[ISN] Feds pull suspicious .gov site

From: InfoSec News (isnat_private)
Date: Wed Feb 05 2003 - 22:20:00 PST

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    Forwarded from: William Knowles <wkat_private>
    By Declan McCullagh 
    Staff Writer, CNET News.com
    February 5, 2003
    WASHINGTON--In a move that raises questions about the security of
    governmental domains, the Bush administration has pulled the plug on a
    .gov Web site pending an investigation into the authenticity of the
    organization that controlled it.
    Until recently, visitors to the AONN.gov Web site were treated to a
    smorgasbord of information about an agency calling itself the Access
    One Network Northwest (AONN), a self-described cyberwarfare unit
    claiming to employ more than 2,000 people and had the support of the
    U.S. Department of Defense.
    No federal agency called AONN appears to exist, and no agency with
    that name is on the official list of organizations maintained by the
    U.S. National Institute of Standards and Technology.
    The General Services Administration (GSA), which runs the .gov
    registry, pulled the domain on Jan. 24, after a query from CNET
    "There are questions about the authenticity of the Web site that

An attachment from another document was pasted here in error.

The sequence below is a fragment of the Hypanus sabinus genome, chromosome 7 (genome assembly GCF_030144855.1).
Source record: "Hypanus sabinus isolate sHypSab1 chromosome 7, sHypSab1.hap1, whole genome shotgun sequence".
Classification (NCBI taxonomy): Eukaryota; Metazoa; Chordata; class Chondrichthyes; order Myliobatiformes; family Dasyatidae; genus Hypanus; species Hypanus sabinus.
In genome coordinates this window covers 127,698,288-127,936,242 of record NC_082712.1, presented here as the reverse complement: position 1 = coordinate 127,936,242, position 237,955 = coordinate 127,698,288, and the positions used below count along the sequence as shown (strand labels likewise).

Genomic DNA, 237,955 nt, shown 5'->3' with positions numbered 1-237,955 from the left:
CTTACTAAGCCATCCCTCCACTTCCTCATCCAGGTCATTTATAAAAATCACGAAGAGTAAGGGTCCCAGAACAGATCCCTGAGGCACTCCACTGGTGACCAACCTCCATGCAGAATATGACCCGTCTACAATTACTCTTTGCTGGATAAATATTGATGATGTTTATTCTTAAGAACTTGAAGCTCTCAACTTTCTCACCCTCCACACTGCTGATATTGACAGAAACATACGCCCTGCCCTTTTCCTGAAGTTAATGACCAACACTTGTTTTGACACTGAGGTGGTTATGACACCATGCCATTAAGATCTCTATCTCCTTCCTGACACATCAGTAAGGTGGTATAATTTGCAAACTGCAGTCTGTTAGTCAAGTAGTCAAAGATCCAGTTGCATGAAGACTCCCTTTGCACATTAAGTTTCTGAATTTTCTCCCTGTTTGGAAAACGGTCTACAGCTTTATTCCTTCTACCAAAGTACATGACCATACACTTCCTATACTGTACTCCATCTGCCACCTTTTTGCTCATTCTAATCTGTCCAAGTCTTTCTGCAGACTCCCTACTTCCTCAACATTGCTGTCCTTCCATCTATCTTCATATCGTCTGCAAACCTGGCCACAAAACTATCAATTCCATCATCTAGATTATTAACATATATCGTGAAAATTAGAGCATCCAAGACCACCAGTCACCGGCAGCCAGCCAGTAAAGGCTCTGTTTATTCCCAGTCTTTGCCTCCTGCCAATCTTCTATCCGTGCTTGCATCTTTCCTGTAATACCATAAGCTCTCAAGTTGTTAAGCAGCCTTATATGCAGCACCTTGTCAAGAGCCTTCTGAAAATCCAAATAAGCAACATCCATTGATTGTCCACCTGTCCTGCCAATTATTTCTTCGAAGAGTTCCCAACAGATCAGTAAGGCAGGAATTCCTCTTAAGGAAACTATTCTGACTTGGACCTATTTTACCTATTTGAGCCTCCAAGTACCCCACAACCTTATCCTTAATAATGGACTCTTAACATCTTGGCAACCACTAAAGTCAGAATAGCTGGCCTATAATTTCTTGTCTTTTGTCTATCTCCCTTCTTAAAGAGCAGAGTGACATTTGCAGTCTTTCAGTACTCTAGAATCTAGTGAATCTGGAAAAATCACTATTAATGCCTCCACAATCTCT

includes the AONN name," the agency said in an e-mail reply. "Until
    the situation is resolved, we have eliminated the URL from the .gov
    directory name server."
    The action could point to the first case of a .gov domain name
    The GSA investigation raises questions about the integrity of federal
    Web sites at a time when the Bush administration is touting electronic
    government initiatives. President Bush signed the E-Government Act of
    2002 in December, and the IRS in January began a program to encourage
    Americans to file their taxes electronically.
    Cybersquatting, or registering a domain to which you may not be
    entitled, is hardly uncommon among the multitude of .com and .net
    domains. In 1999, President Bill Clinton signed an anticybersquatting
    law, and an alternate process through which domain names can be
    challenged has resulted in more than 11,000 domain names being